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Food and Drink: National Cuisine

German cuisine bears more resemblance to its neighbors to the east than to French or Italian fare. Climate has historically been a strong influence on common foods. Since winters are generally long and harsh, preserved meats, root vegetables, and pickles come to the fore. Most traditional meals, including breakfast, center on meat. Beef and pork serve as the most common main courses, though chicken is popular and certain types of fish are also widely eaten. Cured meats may be eaten cold or boiled while fresh meat is generally roasted or stewed. Vegetables generally appear as side dishes, not main courses, and are often seasoned with stock, sausage, or ham.

Common Ingredients

Cabbage, potatoes, carrots, beets, cucumbers, kale and other cold–weather leafy greens, and root vegetables are common. Pickled cabbage, called sauerkraut, was traditionally a daily food for many Germans, and today it remains a common side dish. Simply cooked foods remain popular. Potatoes are a regular side dish, and although more elaborate potato dishes exist, they are most commonly boiled and seasoned with salt and perhaps a little butter and parsley. Wheat–based bread is also very widely consumed and served with almost every meal. White bread in the form of buns is popular at breakfast with jams or at lunch or dinner with cold cuts, but rye and whole–wheat breads are also common, as are breads with sesame, pumpkin, or sunflower seeds.

Spicy foods are not traditional in Germany, though many dishes are flavored with herbs such as parsley, bay, thyme, and marjoram. Celery and lovage are also typical German seasonings. Other spices typically used in very small quantities include black pepper, allspice, juniper, nutmeg, cloves, and cinnamon. Onions, leeks, and chives are also traditionally used. Tart flavors are common, and vinegar is often a flavoring in both meat and vegetable dishes.

Fruit is consumed in season, and frequently used as an ingredient. Apples, for example, are regularly cooked with cabbage or made into apple strudel. Cherries, plums, apricots, and other soft fruits are also common during summer months and are used in cakes, tarts, gelatin desserts, and even in some savory dishes.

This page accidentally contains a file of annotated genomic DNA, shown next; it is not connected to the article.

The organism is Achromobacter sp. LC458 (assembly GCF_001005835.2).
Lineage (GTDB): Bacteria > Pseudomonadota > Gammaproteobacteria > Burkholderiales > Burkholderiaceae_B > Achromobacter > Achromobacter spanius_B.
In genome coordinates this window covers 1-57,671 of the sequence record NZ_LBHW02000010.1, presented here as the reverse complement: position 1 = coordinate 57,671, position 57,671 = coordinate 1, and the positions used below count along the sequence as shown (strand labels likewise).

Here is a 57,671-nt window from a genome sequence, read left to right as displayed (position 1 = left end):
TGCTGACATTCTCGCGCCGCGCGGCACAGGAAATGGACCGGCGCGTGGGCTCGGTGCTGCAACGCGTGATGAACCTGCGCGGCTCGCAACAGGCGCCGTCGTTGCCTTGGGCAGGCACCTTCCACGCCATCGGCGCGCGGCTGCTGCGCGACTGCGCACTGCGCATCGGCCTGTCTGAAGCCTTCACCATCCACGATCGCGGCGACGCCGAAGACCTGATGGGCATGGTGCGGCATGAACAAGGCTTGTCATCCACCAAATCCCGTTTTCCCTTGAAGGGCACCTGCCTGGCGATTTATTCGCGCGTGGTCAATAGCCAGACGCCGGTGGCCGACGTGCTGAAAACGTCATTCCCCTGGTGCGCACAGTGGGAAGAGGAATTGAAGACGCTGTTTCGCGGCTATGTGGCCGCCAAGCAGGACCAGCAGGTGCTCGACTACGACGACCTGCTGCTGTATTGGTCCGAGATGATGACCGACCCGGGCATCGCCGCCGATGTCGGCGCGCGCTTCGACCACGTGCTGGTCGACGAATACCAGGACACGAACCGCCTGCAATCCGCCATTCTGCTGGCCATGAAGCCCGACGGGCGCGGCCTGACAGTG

Traditional Practices

In general, appetizers are not normally served ahead of a meal. Formal dinners may have a Vorspeise (starter) included on the menu, which usually comes in the form of soup or melon and thinly sliced ham pieces. As such, German dinner parties traditionally go straight to the table without a "cocktail" hour. If drinks are served before a meal, one can expect wine or champagne, or champagne with orange juice.

As for meal hours, traditionally, farmers needed energy to work the fields, so the heaviest meal was consumed at noon. Still today, people will eat their biggest meal at noon and leave dinner for lighter fare like soup, open–faced sandwiches with cold cuts, and black or fruit tea. Eggs and fried potatoes may also appear at dinnertime. A lighter meal at dinner is considered healthier as the body can then rest instead of digest at night. Desserts are less common in Germany following meals, but appear rather at Kaffeestunde (coffee hour) around 4 pm at coffee shops and at Kaffeeklatsch (coffee gatherings) in homes.